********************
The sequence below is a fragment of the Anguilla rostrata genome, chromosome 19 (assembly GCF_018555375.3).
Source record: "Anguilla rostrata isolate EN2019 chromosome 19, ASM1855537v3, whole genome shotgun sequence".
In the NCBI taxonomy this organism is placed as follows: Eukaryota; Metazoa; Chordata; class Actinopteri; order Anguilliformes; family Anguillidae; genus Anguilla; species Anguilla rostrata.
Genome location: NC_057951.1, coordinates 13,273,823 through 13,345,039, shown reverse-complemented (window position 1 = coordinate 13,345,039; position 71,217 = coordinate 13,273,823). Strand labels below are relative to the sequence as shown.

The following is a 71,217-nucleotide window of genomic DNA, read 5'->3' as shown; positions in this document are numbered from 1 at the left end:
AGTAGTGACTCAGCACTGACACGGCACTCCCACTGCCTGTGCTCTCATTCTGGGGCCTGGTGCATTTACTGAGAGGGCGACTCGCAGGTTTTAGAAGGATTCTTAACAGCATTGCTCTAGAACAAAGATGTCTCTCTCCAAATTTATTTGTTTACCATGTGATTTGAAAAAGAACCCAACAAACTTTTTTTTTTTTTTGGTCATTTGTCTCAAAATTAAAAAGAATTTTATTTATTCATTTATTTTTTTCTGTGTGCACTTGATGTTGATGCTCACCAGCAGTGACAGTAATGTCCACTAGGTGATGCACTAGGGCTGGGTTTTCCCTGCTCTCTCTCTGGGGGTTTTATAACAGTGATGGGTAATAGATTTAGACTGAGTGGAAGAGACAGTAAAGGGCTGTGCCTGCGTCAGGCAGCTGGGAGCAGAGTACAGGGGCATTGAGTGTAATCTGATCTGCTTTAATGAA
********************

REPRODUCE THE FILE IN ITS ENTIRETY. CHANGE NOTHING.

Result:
The sequence below is a fragment of the Anguilla rostrata genome, chromosome 19 (assembly GCF_018555375.3).
Source record: "Anguilla rostrata isolate EN2019 chromosome 19, ASM1855537v3, whole genome shotgun sequence".
In the NCBI taxonomy this organism is placed as follows: Eukaryota; Metazoa; Chordata; class Actinopteri; order Anguilliformes; family Anguillidae; genus Anguilla; species Anguilla rostrata.
Genome location: NC_057951.1, coordinates 13,273,823 through 13,345,039, shown reverse-complemented (window position 1 = coordinate 13,345,039; position 71,217 = coordinate 13,273,823). Strand labels below are relative to the sequence as shown.

The following is a 71,217-nucleotide window of genomic DNA, read 5'->3' as shown; positions in this document are numbered from 1 at the left end:
AGTAGTGACTCAGCACTGACACGGCACTCCCACTGCCTGTGCTCTCATTCTGGGGCCTGGTGCATTTACTGAGAGGGCGACTCGCAGGTTTTAGAAGGATTCTTAACAGCATTGCTCTAGAACAAAGATGTCTCTCTCCAAATTTATTTGTTTACCATGTGATTTGAAAAAGAACCCAACAAACTTTTTTTTTTTTTTGGTCATTTGTCTCAAAATTAAAAAGAATTTTATTTATTCATTTATTTTTTTCTGTGTGCACTTGATGTTGATGCTCACCAGCAGTGACAGTAATGTCCACTAGGTGATGCACTAGGGCTGGGTTTTCCCTGCTCTCTCTCTGGGGGTTTTATAACAGTGATGGGTAATAGATTTAGACTGAGTGGAAGAGACAGTAAAGGGCTGTGCCTGCGTCAGGCAGCTGGGAGCAGAGTACAGGGGCATTGAGTGTAATCTGATCTGCTTTAATGAA